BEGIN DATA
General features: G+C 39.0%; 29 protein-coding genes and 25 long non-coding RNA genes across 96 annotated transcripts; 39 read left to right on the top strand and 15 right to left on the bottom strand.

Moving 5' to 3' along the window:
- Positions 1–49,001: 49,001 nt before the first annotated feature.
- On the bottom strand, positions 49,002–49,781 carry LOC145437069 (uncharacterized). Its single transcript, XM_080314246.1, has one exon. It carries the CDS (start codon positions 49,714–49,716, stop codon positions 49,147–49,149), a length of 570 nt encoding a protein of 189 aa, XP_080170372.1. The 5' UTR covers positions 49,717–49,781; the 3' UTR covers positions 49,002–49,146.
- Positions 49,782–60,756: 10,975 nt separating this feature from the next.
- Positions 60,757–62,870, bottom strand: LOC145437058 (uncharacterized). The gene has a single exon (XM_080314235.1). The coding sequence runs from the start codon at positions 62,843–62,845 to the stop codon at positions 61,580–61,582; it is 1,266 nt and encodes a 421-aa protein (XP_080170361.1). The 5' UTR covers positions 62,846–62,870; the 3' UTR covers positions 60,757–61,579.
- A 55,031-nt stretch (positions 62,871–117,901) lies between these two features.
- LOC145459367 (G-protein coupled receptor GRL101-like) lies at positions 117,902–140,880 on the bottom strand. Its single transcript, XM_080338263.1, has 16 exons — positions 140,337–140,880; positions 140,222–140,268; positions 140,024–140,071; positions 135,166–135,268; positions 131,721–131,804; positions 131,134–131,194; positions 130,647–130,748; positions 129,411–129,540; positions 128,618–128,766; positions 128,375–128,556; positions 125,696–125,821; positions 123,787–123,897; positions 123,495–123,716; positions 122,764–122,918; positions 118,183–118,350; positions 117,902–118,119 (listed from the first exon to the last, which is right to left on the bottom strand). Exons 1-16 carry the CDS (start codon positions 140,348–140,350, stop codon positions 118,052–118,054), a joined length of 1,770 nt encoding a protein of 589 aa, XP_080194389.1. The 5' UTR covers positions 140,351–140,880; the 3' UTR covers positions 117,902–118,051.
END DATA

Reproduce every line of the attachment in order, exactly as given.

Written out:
General features: G+C 39.0%; 29 protein-coding genes and 25 long non-coding RNA genes across 96 annotated transcripts; 39 read left to right on the top strand and 15 right to left on the bottom strand.

Moving 5' to 3' along the window:
- Positions 1–49,001: 49,001 nt before the first annotated feature.
- On the bottom strand, positions 49,002–49,781 carry LOC145437069 (uncharacterized). Its single transcript, XM_080314246.1, has one exon. It carries the CDS (start codon positions 49,714–49,716, stop codon positions 49,147–49,149), a length of 570 nt encoding a protein of 189 aa, XP_080170372.1. The 5' UTR covers positions 49,717–49,781; the 3' UTR covers positions 49,002–49,146.
- Positions 49,782–60,756: 10,975 nt separating this feature from the next.
- Positions 60,757–62,870, bottom strand: LOC145437058 (uncharacterized). The gene has a single exon (XM_080314235.1). The coding sequence runs from the start codon at positions 62,843–62,845 to the stop codon at positions 61,580–61,582; it is 1,266 nt and encodes a 421-aa protein (XP_080170361.1). The 5' UTR covers positions 62,846–62,870; the 3' UTR covers positions 60,757–61,579.
- A 55,031-nt stretch (positions 62,871–117,901) lies between these two features.
- LOC145459367 (G-protein coupled receptor GRL101-like) lies at positions 117,902–140,880 on the bottom strand. Its single transcript, XM_080338263.1, has 16 exons — positions 140,337–140,880; positions 140,222–140,268; positions 140,024–140,071; positions 135,166–135,268; positions 131,721–131,804; positions 131,134–131,194; positions 130,647–130,748; positions 129,411–129,540; positions 128,618–128,766; positions 128,375–128,556; positions 125,696–125,821; positions 123,787–123,897; positions 123,495–123,716; positions 122,764–122,918; positions 118,183–118,350; positions 117,902–118,119 (listed from the first exon to the last, which is right to left on the bottom strand). Exons 1-16 carry the CDS (start codon positions 140,348–140,350, stop codon positions 118,052–118,054), a joined length of 1,770 nt encoding a protein of 589 aa, XP_080194389.1. The 5' UTR covers positions 140,351–140,880; the 3' UTR covers positions 117,902–118,051.